Still, the Appleseed Fund gained 60 percent last year after losing just 18 percent in 2008. In many ways, Appleseed represents the traditional model for a successful SRI fund: It has delivered superior results despite, but certainly not because of, its screens.
But increasingly, there are signs that a new generation of SRI funds is emerging, one that thinks of screens not as a net neutral or even as a potential hindrance but instead as a successful investing strategy. This new strain is perhaps most evident in the environmental arena, where the combination of innovation and a softening of public opinion has paved the way for funds to benefit from their focus on green investing. A recent survey by Allianz Global Investors, for instance, found that 71 percent of respondents see environmental technology as the next great American industry.
Then there are funds like Parnassus Workplace. On its surface, the fund's concern for strong workplace environments appears to be exclusively ethical. But in reality, Dodson's decision to invest only in those companies that provide superior conditions for workers is much like the choice a manager would make to buy a stock only if it's trading at a certain valuation. In other words, it's a self-imposed restriction, but one that is ultimately aimed at making money. "If you have a happy workforce—people that like the company, that feel they're being treated fairly—I think they're going to work harder. And in today's economy . . . you really need a motivated workforce," says Dodson.
Accidentally on purpose. It goes without saying that most large-cap funds, regardless of the talent of their management, will get a boost when blue chips rally. Meanwhile, if big-name stocks fall out of favor, there is little that a large-cap fund can do to buck the trend. The same goes for sector funds when a given type of investment is either rising of falling.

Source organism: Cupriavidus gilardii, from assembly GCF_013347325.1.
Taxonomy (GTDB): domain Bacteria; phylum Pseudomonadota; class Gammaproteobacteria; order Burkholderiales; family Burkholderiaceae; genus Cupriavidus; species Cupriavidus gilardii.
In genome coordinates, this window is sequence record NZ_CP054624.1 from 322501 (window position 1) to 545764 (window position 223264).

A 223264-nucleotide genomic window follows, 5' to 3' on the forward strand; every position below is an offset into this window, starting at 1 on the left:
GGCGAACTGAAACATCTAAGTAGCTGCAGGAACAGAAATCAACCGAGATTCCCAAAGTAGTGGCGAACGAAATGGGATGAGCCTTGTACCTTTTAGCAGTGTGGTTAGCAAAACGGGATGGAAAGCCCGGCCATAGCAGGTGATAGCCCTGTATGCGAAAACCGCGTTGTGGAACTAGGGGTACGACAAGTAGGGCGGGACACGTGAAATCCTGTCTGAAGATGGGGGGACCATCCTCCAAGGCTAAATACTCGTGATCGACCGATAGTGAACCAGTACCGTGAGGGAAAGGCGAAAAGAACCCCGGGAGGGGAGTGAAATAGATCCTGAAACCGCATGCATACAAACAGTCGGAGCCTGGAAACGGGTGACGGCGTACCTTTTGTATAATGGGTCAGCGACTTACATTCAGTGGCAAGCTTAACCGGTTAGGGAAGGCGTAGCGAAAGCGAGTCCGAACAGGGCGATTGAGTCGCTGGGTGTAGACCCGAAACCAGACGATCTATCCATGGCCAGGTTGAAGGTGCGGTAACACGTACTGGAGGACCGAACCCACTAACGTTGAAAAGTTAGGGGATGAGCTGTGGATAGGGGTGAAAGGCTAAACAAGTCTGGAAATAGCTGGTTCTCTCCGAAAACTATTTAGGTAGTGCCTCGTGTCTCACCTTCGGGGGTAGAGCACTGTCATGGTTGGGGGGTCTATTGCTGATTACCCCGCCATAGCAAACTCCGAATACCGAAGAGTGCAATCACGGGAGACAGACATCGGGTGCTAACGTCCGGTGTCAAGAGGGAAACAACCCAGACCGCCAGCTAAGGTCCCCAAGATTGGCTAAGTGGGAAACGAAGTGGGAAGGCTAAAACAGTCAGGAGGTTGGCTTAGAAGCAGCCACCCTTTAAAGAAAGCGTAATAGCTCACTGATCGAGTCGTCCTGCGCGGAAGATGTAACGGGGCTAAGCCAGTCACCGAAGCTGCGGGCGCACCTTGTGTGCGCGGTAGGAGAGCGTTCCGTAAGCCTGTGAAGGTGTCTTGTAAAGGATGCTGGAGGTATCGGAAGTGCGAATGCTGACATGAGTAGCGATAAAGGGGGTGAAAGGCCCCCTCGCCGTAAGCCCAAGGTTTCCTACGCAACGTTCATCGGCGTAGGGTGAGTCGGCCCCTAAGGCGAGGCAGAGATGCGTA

Surprisingly, investors tend to overlook the fact that similar dynamics influence SRI funds. In other words, even if they are not explicitly sector-specific investments, SRI funds are often driven toward or away from certain parts of the market by the nature of their screens.
In 2008, for example, Amana Trust Income (AMANX) made the superficially prescient move of completely avoiding financials. And as financial stocks tanked and battered the returns of Amana's competitors, the fund easily made it into the top percentile of Morningstar's large-value category that year. But unlike its solid long-term track record, which points to talented management, Amana's avoidance of financials doesn't at all suggest that the fund's analysts had an inkling that the sector would tank. Instead, since Amana Trust Income is an Islamic fund, it is barred from investing in banks regardless of how well or poorly they are performing.
Similarly, the Ave Maria funds, which cater to Christian investors, are not allowed to own "companies that support abortion in any way," says comanager George Schwartz. This keeps the funds away from a number of hospitals and insurance providers and also translates into what is for all intents and purposes a blanket ban on pharmaceutical companies. Over the past few years, this avoidance of pharmaceuticals has generally helped Ave Maria's stock funds. "We did better by not having those in the funds," says Schwartz.
These accidents of chance are perhaps even more likely to materialize in the future as SRI funds begin to screen not only for the absence of certain factors but also for the presence of others. The Appleseed Fund is a prime example. Apart from screening out objectionable industries, management likes to make sure that most of the companies it owns actively promote environmental protection, human rights, and community investment.